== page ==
with OR, MEC, EB, etc … you dont need to worry …
also a note on goretex … with gore you have an additional option where they may cover it as well
a quick search shows …. and these are only a few examples … theres tons more …
Thought this would be a good jacket for cycle touring. I was wrong.
After less than a year the lining delaminated and disintegrated, and one of the zips broke. Marmot refused to repair/replace it under warranty.
Avoid Marmot MemBrain jackets.
"I drooled over the Marmot Crystalline (women's version of the Mica) for months and finally picked one up in September 2012. At first I was in love with the light weight and low bulk. And then, after two months, the inner layer started peeling away from the outer layer, causing some serious seepage. This is not a pleasant surprise when hiking through an all-day downpour in November!
Now, I'm used to WPB shells delaminating…after a few years of use! For a jacket to survive only two months (and go through only two legitimate rainstorms) is pretty disappointing. "
I took the Super Mica backpacking on Camel's Hump as a windshirt, and as an outer layer during high-intensity hiking. While in my sleeping bag- NOT while hiking- a long piece of seam tape detached from the inner lining all at once. I put it in my pack, planning to use it as evidence to return it.
The next night, while I was very gently (trust me) wiggling out of the jacket in my sleeping bag, the entire back seam from shoulderblade to shoulderblade tore like paper. This was a different seam from the tape incident, and it was right along the seam the entire way.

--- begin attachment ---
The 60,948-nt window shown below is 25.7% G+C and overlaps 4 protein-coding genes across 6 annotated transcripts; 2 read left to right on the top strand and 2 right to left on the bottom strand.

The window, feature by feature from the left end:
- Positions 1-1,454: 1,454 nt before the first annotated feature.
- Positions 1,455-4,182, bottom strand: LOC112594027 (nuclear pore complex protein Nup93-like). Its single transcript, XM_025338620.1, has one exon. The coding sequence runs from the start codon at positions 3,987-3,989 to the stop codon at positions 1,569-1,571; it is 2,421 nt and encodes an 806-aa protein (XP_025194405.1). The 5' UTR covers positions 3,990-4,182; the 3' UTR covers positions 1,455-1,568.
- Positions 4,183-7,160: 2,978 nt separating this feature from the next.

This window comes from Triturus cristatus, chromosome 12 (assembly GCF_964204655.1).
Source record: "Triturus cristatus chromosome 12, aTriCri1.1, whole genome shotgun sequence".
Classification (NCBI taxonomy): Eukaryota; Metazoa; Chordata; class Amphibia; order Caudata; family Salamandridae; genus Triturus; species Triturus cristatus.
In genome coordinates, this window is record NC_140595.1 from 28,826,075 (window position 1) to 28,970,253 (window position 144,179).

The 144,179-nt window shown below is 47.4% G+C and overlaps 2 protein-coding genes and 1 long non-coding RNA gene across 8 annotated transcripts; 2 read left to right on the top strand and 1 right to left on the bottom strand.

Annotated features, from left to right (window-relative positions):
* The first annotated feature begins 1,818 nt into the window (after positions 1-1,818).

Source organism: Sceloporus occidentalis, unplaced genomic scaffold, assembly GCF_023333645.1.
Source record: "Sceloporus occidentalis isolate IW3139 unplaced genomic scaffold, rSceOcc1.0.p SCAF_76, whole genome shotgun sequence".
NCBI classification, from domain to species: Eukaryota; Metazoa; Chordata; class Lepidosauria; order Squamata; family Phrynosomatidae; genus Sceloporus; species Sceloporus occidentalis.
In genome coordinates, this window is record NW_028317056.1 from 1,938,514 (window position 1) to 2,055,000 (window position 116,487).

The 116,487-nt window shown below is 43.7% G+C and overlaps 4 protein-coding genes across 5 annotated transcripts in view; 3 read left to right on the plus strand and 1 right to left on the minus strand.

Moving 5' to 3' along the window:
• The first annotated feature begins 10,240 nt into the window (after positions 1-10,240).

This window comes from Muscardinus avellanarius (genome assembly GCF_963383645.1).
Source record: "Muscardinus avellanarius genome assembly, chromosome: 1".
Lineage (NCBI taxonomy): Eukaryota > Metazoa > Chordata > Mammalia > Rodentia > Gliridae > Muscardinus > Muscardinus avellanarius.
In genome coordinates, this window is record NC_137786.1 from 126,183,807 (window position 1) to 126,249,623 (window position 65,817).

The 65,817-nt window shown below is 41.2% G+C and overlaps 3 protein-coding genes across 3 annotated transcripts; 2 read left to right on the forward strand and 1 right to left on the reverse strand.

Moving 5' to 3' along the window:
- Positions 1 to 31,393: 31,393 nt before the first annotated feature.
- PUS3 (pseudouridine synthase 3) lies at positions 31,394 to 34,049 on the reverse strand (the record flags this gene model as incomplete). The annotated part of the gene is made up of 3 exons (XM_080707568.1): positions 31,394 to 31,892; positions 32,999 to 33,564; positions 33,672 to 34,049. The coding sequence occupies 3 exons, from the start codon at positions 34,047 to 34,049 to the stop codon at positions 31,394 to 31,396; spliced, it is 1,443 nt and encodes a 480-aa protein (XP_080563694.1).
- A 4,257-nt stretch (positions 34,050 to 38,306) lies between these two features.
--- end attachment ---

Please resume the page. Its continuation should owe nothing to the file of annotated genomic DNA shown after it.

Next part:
I've been babying this jacket, never washed it, used only a handful of times. Think, there's only been three rainstorms since August where I've been outside a lot, so less than 10 uses. It really disintegrated.
In the fall of 2010, I took the Mica along with me for a through hike of the Grand Enchantment Trail. I used it every day, swore it was the perfect jacket, and found it cheaply online to boot. At the end of the trip I noticed it was starting to delam badly, so sent it into Marmot to see if they'd hook me up with a replacement. No deal. I had washed the jacket a couple of times (i think…) on the trip to help with grime-causing delam, but still delamination occured. I know that delam can happen with most jackets, but I was annoyed at the time.
I got two jackets from marmot the Precip and the driclime windshirt The precip i try out three time in the rain it allready lost it DWR coating. I try on the driclime size large the body is to tight and the arms are way to long any jackets i own are size large they fit fine. i have call them four time so far they said to send the Precip and they would check it out and try to get it back to in 7 to 8 weeks the Driclime same thing. Got to talk to someone early in cust. care i could not belive she try to talk me in to buying some new jackets instead of replacing these. Never again will i ever buy Marmot stuff again.